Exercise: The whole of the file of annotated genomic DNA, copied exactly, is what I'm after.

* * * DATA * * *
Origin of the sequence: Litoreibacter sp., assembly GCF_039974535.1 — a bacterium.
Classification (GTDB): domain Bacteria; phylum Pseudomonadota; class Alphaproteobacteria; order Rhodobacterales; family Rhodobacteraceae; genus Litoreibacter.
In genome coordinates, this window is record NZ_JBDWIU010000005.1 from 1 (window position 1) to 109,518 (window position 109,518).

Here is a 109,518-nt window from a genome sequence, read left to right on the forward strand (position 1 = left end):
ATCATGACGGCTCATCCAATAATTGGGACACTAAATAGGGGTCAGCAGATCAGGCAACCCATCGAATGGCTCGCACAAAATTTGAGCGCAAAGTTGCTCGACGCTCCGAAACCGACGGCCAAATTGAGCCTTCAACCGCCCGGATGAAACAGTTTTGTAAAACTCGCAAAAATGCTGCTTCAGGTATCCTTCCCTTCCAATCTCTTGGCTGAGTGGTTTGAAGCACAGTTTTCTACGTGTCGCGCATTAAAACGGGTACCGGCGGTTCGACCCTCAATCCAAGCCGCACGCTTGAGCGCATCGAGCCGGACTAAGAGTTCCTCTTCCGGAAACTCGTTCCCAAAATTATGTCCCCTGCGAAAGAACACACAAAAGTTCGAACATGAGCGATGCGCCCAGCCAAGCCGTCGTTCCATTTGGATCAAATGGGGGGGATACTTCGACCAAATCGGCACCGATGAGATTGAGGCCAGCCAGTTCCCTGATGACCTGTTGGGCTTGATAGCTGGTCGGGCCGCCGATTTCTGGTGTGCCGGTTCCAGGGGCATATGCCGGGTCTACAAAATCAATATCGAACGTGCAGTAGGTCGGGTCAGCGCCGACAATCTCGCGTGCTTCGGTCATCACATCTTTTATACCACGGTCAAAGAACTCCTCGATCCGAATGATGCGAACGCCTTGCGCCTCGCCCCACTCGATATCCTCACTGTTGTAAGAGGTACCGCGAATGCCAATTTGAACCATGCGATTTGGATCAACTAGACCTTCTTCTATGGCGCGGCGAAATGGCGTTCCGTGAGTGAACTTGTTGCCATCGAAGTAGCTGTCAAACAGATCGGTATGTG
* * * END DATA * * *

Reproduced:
Origin of the sequence: Litoreibacter sp., assembly GCF_039974535.1 — a bacterium.
Classification (GTDB): domain Bacteria; phylum Pseudomonadota; class Alphaproteobacteria; order Rhodobacterales; family Rhodobacteraceae; genus Litoreibacter.
In genome coordinates, this window is record NZ_JBDWIU010000005.1 from 1 (window position 1) to 109,518 (window position 109,518).

Here is a 109,518-nt window from a genome sequence, read left to right on the forward strand (position 1 = left end):
ATCATGACGGCTCATCCAATAATTGGGACACTAAATAGGGGTCAGCAGATCAGGCAACCCATCGAATGGCTCGCACAAAATTTGAGCGCAAAGTTGCTCGACGCTCCGAAACCGACGGCCAAATTGAGCCTTCAACCGCCCGGATGAAACAGTTTTGTAAAACTCGCAAAAATGCTGCTTCAGGTATCCTTCCCTTCCAATCTCTTGGCTGAGTGGTTTGAAGCACAGTTTTCTACGTGTCGCGCATTAAAACGGGTACCGGCGGTTCGACCCTCAATCCAAGCCGCACGCTTGAGCGCATCGAGCCGGACTAAGAGTTCCTCTTCCGGAAACTCGTTCCCAAAATTATGTCCCCTGCGAAAGAACACACAAAAGTTCGAACATGAGCGATGCGCCCAGCCAAGCCGTCGTTCCATTTGGATCAAATGGGGGGGATACTTCGACCAAATCGGCACCGATGAGATTGAGGCCAGCCAGTTCCCTGATGACCTGTTGGGCTTGATAGCTGGTCGGGCCGCCGATTTCTGGTGTGCCGGTTCCAGGGGCATATGCCGGGTCTACAAAATCAATATCGAACGTGCAGTAGGTCGGGTCAGCGCCGACAATCTCGCGTGCTTCGGTCATCACATCTTTTATACCACGGTCAAAGAACTCCTCGATCCGAATGATGCGAACGCCTTGCGCCTCGCCCCACTCGATATCCTCACTGTTGTAAGAGGTACCGCGAATGCCAATTTGAACCATGCGATTTGGATCAACTAGACCTTCTTCTATGGCGCGGCGAAATGGCGTTCCGTGAGTGAACTTGTTGCCATCGAAGTAGCTGTCAAACAGATCGGTATGTG